Central African Republic Bitcoin Adoption Shocks Crypto World
Navigasi - Central African Republic Bitcoin adoption, quite surprising and confusing the crypto world. This is because many countries with the world's largest economies are still wary of the risks from these digital assets.
|Central African Republic Bitcoin Adoption Shocks Crypto World|
The inauguration of the Central African Republic using Bitcoin as a means of payment is also quite confusing to the cryptocurrency world and prompts caution from the IMF, which has been making announcements about the risks of adopting Bitcoin as a means of payment.
Bitcoin, is one of the digital currencies that exist in a ledger technology called blockchain. That way, Bitcoin transactions to buy and sell goods or services depend on a reliable, fast internet and wide access to a computer or smartphone.
On the other hand, according to the website DataReportal estimates the Central African Republic only has an internet penetration rate of 11 percent, the same as about 550,000 people online last year.
Meanwhile only about 14 percent of people have access to electricity and less than half have a cell phone connection, said the Economist Intelligence Unit.
Four crypto analysts and experts say huge challenges lie ahead in adopting Bitcoin in one of the world's poorest countries with low internet usage, widespread conflict, unstable electricity and a population largely unfamiliar with crypto.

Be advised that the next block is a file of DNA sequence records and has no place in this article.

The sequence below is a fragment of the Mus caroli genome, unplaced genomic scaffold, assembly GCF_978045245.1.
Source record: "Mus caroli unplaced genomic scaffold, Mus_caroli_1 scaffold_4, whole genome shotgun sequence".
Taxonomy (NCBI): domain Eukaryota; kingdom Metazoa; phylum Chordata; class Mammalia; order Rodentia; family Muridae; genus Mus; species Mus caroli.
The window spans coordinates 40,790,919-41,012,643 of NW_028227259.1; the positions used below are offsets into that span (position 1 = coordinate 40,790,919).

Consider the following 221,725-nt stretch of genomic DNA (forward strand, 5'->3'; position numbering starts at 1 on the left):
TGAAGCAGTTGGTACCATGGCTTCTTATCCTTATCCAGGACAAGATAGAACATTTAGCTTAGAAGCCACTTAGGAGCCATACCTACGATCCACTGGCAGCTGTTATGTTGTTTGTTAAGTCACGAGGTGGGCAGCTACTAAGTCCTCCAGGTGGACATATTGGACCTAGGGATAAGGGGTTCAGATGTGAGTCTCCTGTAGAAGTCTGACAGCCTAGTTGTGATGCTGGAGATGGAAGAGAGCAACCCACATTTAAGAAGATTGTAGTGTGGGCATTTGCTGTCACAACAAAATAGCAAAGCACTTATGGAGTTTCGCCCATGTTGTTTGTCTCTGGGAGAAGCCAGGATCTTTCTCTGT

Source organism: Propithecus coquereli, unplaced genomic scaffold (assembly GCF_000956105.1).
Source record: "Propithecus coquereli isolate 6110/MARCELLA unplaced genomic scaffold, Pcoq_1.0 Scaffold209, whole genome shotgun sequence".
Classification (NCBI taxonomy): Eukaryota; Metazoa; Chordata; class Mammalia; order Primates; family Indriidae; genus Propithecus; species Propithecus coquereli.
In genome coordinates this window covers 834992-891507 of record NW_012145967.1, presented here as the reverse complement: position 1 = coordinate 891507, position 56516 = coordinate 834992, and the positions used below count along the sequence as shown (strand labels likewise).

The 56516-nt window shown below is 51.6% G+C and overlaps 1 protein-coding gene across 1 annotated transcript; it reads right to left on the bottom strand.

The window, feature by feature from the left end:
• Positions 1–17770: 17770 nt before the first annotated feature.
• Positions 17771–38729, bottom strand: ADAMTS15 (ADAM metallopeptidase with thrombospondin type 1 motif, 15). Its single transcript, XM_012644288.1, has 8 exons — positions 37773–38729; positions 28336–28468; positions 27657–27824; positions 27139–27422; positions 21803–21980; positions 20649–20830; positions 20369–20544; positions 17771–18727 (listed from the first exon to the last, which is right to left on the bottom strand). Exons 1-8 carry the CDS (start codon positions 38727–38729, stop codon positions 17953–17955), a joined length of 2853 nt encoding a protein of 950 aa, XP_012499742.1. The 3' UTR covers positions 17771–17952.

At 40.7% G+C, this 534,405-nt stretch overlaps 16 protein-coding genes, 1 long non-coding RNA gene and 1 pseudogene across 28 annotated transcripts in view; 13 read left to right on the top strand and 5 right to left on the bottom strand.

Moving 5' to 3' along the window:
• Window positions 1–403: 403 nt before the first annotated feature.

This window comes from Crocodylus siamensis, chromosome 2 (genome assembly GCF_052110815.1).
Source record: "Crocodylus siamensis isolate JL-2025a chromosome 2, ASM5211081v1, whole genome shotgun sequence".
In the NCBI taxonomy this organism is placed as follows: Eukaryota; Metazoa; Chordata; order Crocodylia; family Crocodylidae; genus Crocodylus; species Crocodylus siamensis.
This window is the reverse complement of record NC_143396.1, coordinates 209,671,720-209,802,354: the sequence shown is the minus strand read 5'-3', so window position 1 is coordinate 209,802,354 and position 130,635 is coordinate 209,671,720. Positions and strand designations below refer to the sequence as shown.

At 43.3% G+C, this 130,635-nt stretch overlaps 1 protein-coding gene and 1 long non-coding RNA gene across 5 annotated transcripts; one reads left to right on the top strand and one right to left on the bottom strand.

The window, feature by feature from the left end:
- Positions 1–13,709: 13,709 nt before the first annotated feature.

The Central African Republic provided few details in its statement on how it plans to address these challenges.
A government statement said the move made the Central African Republic one of the "most visionary countries" in the world, but most residents there who are already familiar with mobile money to buy goods and pay bills are still confused about crypto.
"Bitcoin. What is it? What can Bitcoin bring to our country?" said Auguste Agou, who runs a local timber company in Bangui (capital of the Central African Republic), quoted from Channel News Asia, Wednesday (4/5/2022).
This African nation of 4.8 million people is the second country in the world to switch to Bitcoin, after El Salvador.
Analyst at the Economist Intelligence Unit, Nathan Hayes said there are major barriers to the adoption of crypto as a means of payment.
"Given the huge barriers to adoption and the risks associated with use, and the seemingly limited benefits, we don't expect widespread adoption of cryptocurrencies in the country," Hayes said.
Meanwhile, blockchain research firm Chainalysis, which is in charge of tracking crypto usage, also said it had no data on the Central African Republic.